New to the Internet — “What Price a Planned Economy” by F. A. Hayek, originally published April, 1938 in the Contemporary Review of London. Remarkably, many of the issues at hand are as fresh as today’s news columns:
in the direction of economic activity, say of transport, or industrial planning, the interests to be reconciled are so divergent that no true agreement on a single plan could be reached in a democratic assembly. Hence, in order to be able to extend action beyond the questions on which agreement exists, the decisions are reserved to a few representatives of the most powerful “interests.”
But this expedient is not effective enough to placate the dissatisfaction which the impotence of the democracy must create among all friends of extensive planning. The delegation of special decisions to many independent bodies presents in itself a new obstacle to proper coordination of state action in different fields.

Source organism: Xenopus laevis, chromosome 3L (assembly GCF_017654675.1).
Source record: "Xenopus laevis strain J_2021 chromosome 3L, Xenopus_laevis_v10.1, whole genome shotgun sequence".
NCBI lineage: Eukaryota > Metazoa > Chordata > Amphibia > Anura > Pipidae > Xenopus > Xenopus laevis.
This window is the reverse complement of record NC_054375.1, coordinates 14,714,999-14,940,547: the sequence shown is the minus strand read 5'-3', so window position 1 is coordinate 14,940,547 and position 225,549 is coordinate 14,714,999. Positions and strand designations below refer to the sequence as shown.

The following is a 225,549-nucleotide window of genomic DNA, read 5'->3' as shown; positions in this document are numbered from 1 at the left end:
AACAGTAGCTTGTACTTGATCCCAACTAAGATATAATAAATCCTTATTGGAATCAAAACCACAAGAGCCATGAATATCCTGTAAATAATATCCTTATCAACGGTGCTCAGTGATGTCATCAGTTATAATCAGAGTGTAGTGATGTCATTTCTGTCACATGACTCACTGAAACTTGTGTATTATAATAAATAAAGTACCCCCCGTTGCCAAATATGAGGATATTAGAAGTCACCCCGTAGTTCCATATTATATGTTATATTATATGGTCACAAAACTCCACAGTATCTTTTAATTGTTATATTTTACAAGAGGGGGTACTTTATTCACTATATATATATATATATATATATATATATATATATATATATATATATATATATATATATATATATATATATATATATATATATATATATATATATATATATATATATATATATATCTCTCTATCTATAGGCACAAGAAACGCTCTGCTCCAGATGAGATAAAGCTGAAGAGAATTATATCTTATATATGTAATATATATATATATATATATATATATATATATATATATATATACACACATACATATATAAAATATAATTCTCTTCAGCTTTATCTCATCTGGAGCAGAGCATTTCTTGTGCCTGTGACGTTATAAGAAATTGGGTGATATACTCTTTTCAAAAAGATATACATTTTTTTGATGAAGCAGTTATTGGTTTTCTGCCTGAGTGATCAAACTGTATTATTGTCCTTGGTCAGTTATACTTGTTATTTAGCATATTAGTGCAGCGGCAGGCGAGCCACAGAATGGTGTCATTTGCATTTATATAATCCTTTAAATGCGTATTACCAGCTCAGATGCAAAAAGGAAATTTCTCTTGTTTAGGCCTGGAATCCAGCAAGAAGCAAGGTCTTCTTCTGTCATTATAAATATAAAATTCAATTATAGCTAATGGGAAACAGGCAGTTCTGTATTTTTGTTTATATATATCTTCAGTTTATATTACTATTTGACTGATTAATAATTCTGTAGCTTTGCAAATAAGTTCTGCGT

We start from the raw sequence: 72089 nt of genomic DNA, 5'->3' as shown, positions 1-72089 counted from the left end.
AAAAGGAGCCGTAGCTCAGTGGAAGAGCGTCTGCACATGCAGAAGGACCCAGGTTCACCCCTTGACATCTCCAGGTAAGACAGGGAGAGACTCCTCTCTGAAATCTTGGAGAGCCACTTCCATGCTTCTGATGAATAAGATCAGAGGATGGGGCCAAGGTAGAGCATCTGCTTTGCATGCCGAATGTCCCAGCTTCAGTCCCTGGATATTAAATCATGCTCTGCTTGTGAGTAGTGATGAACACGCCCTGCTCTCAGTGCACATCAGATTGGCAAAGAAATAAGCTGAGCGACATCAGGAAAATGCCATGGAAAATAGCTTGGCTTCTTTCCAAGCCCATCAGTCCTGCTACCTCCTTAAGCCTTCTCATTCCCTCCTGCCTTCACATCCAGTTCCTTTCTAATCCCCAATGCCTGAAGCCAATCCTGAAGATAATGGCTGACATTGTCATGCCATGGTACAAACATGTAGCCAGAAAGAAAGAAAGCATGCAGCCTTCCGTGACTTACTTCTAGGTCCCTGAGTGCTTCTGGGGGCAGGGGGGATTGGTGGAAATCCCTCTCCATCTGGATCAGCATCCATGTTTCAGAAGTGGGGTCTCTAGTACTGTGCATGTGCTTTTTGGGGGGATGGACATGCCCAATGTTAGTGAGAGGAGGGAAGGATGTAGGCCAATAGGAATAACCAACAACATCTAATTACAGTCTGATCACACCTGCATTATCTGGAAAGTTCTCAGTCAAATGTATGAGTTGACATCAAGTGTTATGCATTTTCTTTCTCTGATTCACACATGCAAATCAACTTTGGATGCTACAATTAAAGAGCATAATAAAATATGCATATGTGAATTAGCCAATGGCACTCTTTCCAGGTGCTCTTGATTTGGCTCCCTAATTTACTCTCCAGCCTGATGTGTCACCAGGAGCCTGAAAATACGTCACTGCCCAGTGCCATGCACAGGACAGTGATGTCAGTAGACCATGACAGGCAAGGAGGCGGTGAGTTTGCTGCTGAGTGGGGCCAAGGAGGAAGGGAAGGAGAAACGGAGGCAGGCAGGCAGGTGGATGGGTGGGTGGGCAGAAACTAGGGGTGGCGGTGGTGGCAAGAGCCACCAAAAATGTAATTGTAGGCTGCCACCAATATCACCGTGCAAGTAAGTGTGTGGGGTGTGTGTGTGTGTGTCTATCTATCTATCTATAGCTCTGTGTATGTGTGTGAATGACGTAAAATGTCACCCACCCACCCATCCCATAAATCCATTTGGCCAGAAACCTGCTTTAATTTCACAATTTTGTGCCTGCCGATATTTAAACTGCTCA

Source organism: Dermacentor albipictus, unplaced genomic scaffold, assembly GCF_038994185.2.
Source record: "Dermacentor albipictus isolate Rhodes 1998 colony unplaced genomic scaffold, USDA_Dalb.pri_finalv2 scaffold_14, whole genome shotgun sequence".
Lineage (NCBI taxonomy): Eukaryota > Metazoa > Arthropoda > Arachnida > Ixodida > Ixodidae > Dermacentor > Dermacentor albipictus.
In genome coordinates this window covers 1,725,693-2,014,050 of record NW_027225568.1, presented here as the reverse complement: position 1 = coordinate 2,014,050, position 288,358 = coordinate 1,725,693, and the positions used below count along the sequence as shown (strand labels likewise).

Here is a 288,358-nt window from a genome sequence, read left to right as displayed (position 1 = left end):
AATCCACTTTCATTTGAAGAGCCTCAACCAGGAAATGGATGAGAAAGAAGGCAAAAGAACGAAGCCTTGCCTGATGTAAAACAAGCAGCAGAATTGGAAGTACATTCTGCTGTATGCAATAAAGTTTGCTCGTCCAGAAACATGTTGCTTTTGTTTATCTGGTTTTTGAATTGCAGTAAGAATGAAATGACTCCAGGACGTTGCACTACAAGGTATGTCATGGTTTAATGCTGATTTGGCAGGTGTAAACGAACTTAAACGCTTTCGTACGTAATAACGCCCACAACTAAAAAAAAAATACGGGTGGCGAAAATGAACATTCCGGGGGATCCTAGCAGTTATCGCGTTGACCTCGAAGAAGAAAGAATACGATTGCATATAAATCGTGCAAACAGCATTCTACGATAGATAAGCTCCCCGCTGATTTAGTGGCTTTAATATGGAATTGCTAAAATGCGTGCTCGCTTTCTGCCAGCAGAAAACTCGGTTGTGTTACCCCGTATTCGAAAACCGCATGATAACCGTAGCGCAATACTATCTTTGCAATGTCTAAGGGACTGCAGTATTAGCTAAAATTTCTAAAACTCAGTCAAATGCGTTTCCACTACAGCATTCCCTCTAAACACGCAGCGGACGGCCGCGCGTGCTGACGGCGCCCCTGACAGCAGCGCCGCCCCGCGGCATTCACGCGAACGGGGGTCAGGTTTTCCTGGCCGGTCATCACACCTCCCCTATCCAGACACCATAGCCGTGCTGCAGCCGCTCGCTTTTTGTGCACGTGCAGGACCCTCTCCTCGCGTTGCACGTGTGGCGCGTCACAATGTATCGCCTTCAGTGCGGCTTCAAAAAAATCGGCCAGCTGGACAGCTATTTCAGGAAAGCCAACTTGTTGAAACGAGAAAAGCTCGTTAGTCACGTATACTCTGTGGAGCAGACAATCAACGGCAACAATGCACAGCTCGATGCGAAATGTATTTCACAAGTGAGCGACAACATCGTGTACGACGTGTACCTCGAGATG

The legislature is naturally reluctant to delegate decisions on really vital questions. And the agreement that planning is necessary, together with the inability to agree on a particular plan, must tend to strengthen the demand that the government, or some single person, should be given power to act on their own responsibility. It becomes more and more the accepted belief that if one wants to get things done, the responsible director of affairs must be freed from the fetters of democratic procedure …
Those familiar with Hayek’s The Road to Serfdom will also recognize early versions of many points and arguments developed in his famous best seller.